An Illustrated Guide to ARIZONA WEEDS
The University of Arizona Press
SHEPHERDSPURSE-Capsella bursa-pastoris (L) Medic.
DESCRIPTION-An erect annual or winter annual, 1/4 to 1 1/2 feet high, which has a thin taproot, and reproduces only by seeds. The slender stems, usually branching, are sparingly covered by long gray hairs. A spreading rosette of leaves is formed first on the ground. These leaves are variously toothed, cut or deeply lobed, often with a larger lobe at the tip, and 1 1/2 to 5 inches long including the stalk. The stem leaves are alternate, often arrowshaped, with smooth or toothed edges. These leaves are without stalks, and clasp the stem with an earlike lobe on either side.
The small white flowers, with petals only 1/12 to 1/8 inch long, are on slender stalks which elongate as the pods mature. They occur along the upper leafless part of the stems, but the pods often are found almost throughout the length of the stem.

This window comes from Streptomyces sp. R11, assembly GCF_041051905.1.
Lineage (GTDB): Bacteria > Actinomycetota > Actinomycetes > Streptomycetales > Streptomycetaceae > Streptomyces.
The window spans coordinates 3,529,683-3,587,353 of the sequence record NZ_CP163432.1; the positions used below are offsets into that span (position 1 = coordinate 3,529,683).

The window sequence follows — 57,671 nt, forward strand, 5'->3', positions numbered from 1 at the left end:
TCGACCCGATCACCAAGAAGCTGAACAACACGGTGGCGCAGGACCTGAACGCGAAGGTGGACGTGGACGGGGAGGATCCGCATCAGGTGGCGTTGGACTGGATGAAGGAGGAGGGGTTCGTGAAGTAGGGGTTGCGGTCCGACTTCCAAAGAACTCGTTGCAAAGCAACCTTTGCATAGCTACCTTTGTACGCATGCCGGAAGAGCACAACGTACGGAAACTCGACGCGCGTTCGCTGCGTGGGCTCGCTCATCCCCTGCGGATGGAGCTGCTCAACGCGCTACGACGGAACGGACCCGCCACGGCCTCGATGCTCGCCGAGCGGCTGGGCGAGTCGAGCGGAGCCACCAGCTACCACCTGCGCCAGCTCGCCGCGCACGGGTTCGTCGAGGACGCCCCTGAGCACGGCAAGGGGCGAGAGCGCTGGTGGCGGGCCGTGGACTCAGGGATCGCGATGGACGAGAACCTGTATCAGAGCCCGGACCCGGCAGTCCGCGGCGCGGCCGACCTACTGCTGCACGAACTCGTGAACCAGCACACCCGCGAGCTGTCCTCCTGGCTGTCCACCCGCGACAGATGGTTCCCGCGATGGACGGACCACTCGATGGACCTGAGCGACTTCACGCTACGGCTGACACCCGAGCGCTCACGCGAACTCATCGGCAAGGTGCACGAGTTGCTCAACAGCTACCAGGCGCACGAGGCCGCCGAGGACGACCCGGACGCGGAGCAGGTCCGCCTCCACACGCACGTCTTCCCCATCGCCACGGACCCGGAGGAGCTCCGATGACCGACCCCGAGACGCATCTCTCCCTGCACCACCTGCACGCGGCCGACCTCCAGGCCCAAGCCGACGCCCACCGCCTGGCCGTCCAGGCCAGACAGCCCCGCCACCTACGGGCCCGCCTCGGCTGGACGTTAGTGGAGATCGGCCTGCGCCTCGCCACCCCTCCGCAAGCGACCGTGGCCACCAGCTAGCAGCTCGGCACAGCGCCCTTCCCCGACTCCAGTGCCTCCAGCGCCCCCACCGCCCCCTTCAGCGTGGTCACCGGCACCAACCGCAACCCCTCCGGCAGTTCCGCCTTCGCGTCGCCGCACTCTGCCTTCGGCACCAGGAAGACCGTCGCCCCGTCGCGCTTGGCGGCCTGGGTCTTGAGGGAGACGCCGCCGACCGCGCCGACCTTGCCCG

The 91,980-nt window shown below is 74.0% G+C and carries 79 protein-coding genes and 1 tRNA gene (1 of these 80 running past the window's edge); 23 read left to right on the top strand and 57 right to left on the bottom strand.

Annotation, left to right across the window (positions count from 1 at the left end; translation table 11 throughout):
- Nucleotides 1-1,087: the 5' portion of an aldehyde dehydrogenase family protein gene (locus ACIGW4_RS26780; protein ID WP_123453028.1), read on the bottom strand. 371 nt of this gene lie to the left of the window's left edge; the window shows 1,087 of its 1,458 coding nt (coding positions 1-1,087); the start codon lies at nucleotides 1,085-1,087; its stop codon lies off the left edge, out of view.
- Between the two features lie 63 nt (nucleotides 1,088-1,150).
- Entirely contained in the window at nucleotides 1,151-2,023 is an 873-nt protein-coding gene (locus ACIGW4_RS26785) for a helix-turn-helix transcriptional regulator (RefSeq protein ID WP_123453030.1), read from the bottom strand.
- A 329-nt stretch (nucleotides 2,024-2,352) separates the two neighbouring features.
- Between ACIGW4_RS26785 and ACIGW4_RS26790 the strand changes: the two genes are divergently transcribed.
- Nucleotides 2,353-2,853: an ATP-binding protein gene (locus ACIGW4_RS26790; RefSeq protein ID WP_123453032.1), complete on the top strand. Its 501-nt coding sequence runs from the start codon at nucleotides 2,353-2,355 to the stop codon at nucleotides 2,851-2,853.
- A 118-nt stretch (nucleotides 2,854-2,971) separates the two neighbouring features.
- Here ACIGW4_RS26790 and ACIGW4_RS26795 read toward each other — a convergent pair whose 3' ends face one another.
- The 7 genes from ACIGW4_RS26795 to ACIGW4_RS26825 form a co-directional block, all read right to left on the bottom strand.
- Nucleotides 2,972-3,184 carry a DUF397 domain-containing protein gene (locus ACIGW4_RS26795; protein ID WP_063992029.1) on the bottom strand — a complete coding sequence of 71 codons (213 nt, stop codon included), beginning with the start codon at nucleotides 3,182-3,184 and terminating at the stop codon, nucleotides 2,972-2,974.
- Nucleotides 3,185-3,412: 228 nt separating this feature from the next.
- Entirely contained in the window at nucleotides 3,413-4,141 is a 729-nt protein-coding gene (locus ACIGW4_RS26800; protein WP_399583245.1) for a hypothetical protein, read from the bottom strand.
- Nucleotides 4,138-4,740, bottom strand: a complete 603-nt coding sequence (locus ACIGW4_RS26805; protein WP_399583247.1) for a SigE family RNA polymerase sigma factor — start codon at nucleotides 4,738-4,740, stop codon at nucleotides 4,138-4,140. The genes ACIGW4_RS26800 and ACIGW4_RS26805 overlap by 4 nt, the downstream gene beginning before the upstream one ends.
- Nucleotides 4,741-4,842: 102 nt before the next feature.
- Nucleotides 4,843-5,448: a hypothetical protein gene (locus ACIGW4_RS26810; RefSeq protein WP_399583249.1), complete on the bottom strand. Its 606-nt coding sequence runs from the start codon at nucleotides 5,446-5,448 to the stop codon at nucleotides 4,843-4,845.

The flat seedpods are inverted, heartshaped, or triangular, with the broad notched end on top, and narrowed to a point at the base, about 1/4 inch broad. The tiny reddish or orange brown seeds are oblong, shiny, about 1/25 inch long, with a groove down each face.
DISTRIBUTION-A European introduction, shepherdspurse is common throughout the state. It is primarily a lawn pest, but is also very common in cultivated crops, orchards, pastures, and roadsides or waste places near them; 100 to 8,000 feet elevation; flowering practically the year around in moist cultivated fields in the low valleys or at the higher elevations, but usually disappearing in May in dry, low elevation areas.
Copyright (c) 1972 The Arizona Board of Regents